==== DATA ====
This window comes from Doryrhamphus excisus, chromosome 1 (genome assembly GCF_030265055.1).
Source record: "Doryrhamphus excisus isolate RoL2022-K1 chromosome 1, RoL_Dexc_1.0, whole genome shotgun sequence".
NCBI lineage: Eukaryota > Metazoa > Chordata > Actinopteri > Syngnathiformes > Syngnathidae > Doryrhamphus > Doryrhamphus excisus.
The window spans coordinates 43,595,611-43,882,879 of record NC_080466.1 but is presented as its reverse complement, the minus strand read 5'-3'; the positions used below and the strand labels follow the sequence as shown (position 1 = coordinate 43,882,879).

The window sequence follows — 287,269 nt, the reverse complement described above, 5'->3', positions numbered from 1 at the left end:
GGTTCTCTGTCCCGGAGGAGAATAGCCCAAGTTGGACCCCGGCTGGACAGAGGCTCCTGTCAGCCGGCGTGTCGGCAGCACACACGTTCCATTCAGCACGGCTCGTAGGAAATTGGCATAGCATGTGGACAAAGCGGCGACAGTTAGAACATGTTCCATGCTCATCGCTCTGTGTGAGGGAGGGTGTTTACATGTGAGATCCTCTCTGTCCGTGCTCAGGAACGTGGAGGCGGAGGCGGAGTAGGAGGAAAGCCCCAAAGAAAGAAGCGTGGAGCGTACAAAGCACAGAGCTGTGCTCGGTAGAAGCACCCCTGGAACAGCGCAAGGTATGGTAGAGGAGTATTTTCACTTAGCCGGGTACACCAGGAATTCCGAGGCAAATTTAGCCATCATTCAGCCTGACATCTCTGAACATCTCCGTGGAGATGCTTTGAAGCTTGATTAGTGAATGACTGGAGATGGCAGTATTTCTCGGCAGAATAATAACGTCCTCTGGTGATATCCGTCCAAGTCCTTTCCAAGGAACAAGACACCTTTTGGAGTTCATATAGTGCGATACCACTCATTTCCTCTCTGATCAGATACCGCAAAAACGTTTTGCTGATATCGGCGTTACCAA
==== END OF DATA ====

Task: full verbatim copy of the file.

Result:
This window comes from Doryrhamphus excisus, chromosome 1 (genome assembly GCF_030265055.1).
Source record: "Doryrhamphus excisus isolate RoL2022-K1 chromosome 1, RoL_Dexc_1.0, whole genome shotgun sequence".
NCBI lineage: Eukaryota > Metazoa > Chordata > Actinopteri > Syngnathiformes > Syngnathidae > Doryrhamphus > Doryrhamphus excisus.
The window spans coordinates 43,595,611-43,882,879 of record NC_080466.1 but is presented as its reverse complement, the minus strand read 5'-3'; the positions used below and the strand labels follow the sequence as shown (position 1 = coordinate 43,882,879).

The window sequence follows — 287,269 nt, the reverse complement described above, 5'->3', positions numbered from 1 at the left end:
GGTTCTCTGTCCCGGAGGAGAATAGCCCAAGTTGGACCCCGGCTGGACAGAGGCTCCTGTCAGCCGGCGTGTCGGCAGCACACACGTTCCATTCAGCACGGCTCGTAGGAAATTGGCATAGCATGTGGACAAAGCGGCGACAGTTAGAACATGTTCCATGCTCATCGCTCTGTGTGAGGGAGGGTGTTTACATGTGAGATCCTCTCTGTCCGTGCTCAGGAACGTGGAGGCGGAGGCGGAGTAGGAGGAAAGCCCCAAAGAAAGAAGCGTGGAGCGTACAAAGCACAGAGCTGTGCTCGGTAGAAGCACCCCTGGAACAGCGCAAGGTATGGTAGAGGAGTATTTTCACTTAGCCGGGTACACCAGGAATTCCGAGGCAAATTTAGCCATCATTCAGCCTGACATCTCTGAACATCTCCGTGGAGATGCTTTGAAGCTTGATTAGTGAATGACTGGAGATGGCAGTATTTCTCGGCAGAATAATAACGTCCTCTGGTGATATCCGTCCAAGTCCTTTCCAAGGAACAAGACACCTTTTGGAGTTCATATAGTGCGATACCACTCATTTCCTCTCTGATCAGATACCGCAAAAACGTTTTGCTGATATCGGCGTTACCAA